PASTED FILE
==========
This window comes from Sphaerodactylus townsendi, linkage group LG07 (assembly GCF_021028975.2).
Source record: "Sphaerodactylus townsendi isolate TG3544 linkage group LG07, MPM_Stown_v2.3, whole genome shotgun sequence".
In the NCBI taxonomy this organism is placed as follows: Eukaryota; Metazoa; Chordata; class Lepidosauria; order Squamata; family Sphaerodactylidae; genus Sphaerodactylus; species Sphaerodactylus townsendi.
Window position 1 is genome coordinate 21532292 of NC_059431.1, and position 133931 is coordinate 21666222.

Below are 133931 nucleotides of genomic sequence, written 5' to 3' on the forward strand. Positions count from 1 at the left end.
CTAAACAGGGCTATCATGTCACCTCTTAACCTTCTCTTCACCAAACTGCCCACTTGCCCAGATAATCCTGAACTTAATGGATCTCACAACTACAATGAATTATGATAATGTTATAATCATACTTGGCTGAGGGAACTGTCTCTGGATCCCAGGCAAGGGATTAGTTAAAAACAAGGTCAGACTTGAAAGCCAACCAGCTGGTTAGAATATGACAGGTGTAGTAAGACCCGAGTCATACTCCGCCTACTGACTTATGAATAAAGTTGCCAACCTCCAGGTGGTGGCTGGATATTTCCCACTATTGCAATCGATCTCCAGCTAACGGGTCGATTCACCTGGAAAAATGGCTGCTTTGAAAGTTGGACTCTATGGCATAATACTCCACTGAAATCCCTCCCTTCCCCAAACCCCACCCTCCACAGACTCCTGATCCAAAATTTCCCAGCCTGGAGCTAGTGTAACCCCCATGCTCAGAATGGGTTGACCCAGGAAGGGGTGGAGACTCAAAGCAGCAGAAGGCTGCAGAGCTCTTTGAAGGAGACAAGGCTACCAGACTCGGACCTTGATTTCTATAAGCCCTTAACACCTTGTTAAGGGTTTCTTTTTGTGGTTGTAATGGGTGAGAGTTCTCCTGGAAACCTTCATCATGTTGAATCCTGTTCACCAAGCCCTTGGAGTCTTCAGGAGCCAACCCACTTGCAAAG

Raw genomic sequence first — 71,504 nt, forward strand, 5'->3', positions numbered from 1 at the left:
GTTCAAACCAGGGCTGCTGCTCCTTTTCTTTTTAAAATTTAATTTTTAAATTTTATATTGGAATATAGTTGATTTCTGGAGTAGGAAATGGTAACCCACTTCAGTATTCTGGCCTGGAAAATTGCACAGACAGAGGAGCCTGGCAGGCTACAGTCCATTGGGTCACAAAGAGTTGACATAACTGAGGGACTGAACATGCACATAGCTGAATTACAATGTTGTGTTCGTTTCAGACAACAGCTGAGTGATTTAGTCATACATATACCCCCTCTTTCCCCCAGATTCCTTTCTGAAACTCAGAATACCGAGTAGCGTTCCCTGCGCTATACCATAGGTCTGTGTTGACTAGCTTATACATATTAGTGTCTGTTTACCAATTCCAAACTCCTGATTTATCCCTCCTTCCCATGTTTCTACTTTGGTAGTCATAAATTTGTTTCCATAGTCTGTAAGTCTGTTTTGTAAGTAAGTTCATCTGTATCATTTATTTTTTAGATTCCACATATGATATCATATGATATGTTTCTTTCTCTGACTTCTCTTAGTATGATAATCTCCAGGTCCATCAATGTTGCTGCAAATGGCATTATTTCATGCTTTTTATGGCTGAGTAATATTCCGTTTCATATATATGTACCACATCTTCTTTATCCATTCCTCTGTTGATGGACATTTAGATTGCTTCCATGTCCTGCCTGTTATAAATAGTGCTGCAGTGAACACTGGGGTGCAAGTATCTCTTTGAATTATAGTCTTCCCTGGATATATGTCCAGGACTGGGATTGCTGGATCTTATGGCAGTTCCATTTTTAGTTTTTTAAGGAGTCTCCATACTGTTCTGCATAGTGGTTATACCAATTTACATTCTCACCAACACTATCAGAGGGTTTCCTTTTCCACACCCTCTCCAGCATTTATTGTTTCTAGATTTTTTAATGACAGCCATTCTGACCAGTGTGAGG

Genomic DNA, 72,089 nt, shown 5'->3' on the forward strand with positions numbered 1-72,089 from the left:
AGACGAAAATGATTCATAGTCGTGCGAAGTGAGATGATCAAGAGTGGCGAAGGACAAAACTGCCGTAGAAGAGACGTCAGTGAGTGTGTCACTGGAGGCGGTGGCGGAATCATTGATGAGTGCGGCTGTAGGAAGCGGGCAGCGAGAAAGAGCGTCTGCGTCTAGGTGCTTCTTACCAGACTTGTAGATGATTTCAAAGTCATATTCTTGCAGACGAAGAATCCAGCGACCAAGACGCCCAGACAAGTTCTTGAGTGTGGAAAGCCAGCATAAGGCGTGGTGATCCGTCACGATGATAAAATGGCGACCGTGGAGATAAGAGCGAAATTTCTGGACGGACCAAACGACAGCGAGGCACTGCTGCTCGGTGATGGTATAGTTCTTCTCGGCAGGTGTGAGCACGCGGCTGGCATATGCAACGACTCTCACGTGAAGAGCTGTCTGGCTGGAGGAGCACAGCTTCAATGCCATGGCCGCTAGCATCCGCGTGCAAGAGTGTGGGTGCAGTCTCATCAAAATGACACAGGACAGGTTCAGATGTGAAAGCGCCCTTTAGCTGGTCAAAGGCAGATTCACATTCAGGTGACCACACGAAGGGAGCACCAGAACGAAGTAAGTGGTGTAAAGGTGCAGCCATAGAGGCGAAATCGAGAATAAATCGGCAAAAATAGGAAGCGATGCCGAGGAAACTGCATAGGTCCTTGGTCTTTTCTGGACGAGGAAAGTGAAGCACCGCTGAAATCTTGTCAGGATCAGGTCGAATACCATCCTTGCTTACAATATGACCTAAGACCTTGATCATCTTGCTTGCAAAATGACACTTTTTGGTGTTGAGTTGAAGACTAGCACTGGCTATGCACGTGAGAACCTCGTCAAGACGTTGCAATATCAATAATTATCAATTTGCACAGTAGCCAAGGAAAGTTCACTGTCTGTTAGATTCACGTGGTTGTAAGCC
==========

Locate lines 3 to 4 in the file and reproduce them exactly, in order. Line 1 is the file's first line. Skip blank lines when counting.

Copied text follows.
In the NCBI taxonomy this organism is placed as follows: Eukaryota; Metazoa; Chordata; class Lepidosauria; order Squamata; family Sphaerodactylidae; genus Sphaerodactylus; species Sphaerodactylus townsendi.
Window position 1 is genome coordinate 21532292 of NC_059431.1, and position 133931 is coordinate 21666222.